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 Any chance that the guys who copy and paste entire webpages could stop doing this?
It is annoying to have to scroll through their posts. While I no longer bother to read any of these posts,  as they rarely seem to have anything to do with what was originally being discussed and seem to be chosen for their length as opposed to content.
I would ask that if you find yourself copying and pasting something which is longer than the entire contents of blogspot,  you simply refrain.
 There is a reason people post links rather than the entire webpage.
And if you insist on posting the entire page, can you do it as one post? It is annoying to go to a post which has apparently 12 new replies to find that it is only one reply broken into 12 long sections.
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Re: spamming

iamlistman@yahoo.com
GOTTA EDUMACATE SORRY !
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Re: spamming

iamlistman@yahoo.com
In reply to this post by spam
While I no longer bother to read any of these posts,  as they rarely seem to have anything to do with what was originally being discussed

DON'T READ EM FOR ALL I CARE

copying and pasting something which is longer than the entire contents of blogspot,

HAVEN'T REACHED THAT YET SO WHY COMPLAIN

There is a reason people post links rather than the entire webpage.
IF THAT WERE THE CASE, WE WOULDN'T BE WHERE WE ARE

It is annoying to go to a post which has apparently 12 new replies to find that it is only one reply broken into 12 long sections.

HOW MANY TIMES DOES IT TAKE TO MAKE YOU WAKE UP, MORE THAN 12 I'M THINKING.
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spam
There is a difference between posting to inform and posting to clog up a website, even in responding to a post asking posters to try and keep their replies limited to one reply, you have already posted two replies to the same post. and yes, you usually manage to post longer replies to posts than is taken up by all of Johns posts for a month.    If I cannot answer a simple question in less than 30,000 words, I take it for granted that I cannot answer the question. this is one of your posts;: Jan 22, 2011; 06:32amRe: MANDATORY ARBITRATION UNDER THE UBC CBA's Reply | Threaded | More Reply to author
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97 posts TED THIS IS FOR YOU;

Faced this a number of times and is currently part of a combined effort on two seperate fronts at the board which if successful, provided its not buried there, goes to the heart of this issue.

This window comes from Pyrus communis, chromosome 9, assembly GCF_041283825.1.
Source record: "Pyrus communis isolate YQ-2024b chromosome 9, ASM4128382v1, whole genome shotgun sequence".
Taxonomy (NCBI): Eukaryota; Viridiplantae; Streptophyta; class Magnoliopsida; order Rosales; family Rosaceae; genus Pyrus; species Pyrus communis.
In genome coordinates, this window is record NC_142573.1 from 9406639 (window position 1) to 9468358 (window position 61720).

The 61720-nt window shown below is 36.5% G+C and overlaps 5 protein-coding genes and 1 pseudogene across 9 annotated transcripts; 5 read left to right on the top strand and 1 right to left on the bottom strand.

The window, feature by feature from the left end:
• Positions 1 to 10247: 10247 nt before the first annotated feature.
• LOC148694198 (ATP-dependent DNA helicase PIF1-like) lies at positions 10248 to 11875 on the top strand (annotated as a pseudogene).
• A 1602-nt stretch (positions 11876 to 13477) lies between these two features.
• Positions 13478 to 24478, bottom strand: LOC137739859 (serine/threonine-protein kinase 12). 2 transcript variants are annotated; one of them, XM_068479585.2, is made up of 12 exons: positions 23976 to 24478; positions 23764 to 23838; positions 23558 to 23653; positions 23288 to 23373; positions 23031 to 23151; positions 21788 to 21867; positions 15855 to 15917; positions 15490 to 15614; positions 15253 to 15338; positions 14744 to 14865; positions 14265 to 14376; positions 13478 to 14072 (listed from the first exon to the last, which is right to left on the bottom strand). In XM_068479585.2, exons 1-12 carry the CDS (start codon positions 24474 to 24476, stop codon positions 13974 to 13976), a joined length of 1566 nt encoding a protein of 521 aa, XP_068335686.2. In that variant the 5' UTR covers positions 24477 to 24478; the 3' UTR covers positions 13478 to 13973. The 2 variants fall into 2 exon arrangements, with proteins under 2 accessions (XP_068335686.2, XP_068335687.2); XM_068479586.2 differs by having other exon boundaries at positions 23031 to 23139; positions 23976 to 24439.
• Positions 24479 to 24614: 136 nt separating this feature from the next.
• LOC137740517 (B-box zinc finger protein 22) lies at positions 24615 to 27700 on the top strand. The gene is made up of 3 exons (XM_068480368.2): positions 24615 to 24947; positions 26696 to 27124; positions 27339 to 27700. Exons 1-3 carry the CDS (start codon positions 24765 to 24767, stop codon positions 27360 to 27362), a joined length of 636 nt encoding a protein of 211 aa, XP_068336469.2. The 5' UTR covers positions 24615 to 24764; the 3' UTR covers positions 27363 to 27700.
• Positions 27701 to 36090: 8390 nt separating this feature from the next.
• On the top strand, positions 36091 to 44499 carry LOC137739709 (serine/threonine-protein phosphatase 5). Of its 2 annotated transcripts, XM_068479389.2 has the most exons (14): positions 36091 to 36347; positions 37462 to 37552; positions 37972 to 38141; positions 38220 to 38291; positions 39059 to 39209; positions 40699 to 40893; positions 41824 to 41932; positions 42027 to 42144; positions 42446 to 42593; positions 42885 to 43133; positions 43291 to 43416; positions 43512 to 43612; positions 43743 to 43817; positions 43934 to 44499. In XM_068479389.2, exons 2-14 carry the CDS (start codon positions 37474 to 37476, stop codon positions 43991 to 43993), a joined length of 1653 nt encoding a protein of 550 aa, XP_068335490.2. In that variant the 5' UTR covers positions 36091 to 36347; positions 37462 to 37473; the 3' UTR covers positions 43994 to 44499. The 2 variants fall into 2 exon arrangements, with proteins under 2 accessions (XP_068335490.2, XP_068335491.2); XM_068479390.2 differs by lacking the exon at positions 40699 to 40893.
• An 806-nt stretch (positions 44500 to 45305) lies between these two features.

Ted you said:   Arbitration - by chosen insiders which the UBC hand picks is the chosen way to go - as they can then control the decisions & clearly use it as a means to "run the clock", that being the stautory 6-Month Timieline to file charges for Violations of the NLRA.


Can I prove this part of the act was violated?
Well, -If a mob paid delegate who's voice on the NLRB issue at hand was transmitted by a slew of racketeers at the council by an act of willful negligence thats one thing.

If those racketeers were the final word as to a grievance going to arbitration, therfore in a one to two month period of time this decision is reached, well  within the six months AS IT IS SUPPOSED TO TAKE PLACE, NOT YEARS LATER- WALTER MACK CRITICIZED THIS  )
I ask what would they do with the process of mutual aid & protection if they never did act on it by the time the statute ran out ? THIS I BELIEVE IS WHERE YOUR COMING FROM, Please clarify me if I'm wrong.
 

UBC & NYCDCC: AT ONCE

WE DEMAND AT ONCE TO BE AFFORDED PROTECTION BY OUR REPRESENTATION IN THE UNAMBIGIOUS RULES & PROCEDURES AS EXEMPLIFIED BELOW BY OUR BRETEREN OF IBEW.  CLEAR & CONVINCING ACTION THAT MOBSTERS OR MEGELOMANIACS LIKE McCARRON CAN'T RAILROAD THE NLRA WHEN MEMBERS UNDER SECTION 7 EXERCISE PROTECTED ACTIVITIES FOR MUTUAL AID & PROTECTION.

SPELL IT OUT !  NOT JUST WHEN TRAINING STEWARDS AND CASUALLY BRINGING UP THE SUBJECT OF WEINGARTEN. THE UBC & NYCDCC MUST ACCOMPLISH DUE NOTIFICATION TO THE MEMBERSHIP WHEREIN UNION LAWYERS, GRIEVANCE COMMITTEES, BUSINESS MANAGERS & REPS, REGIONAL DIRECTORS, THE I.G.  AND ALL WHO'S DIRTY LITTLE HANDS TOUCH THE PROCESS ARE PROTECTING THE MEMBERSHIP AND NOT THE COMPANY.  ONLY WHEN A MEMBER IS DEAD WRONG IN FILING CHARGES MUST YOU KEEP HIM FROM JUSTICE.

The UBC & councils must tell membership: In order to best protect yourself as a member and the Union itself from CBA violations of any type with clear & hard evdence the utilization of the NLRA's content will be ensured.

No punting here: THE PROCCESS WAS MANIPULATED BY UNION OFFICIALS AND A LAW FIRM.

XXXXXXXXXXXXXXXXXXXXXXXXXXXXXXXXXXXXXXXXXXXXXXXX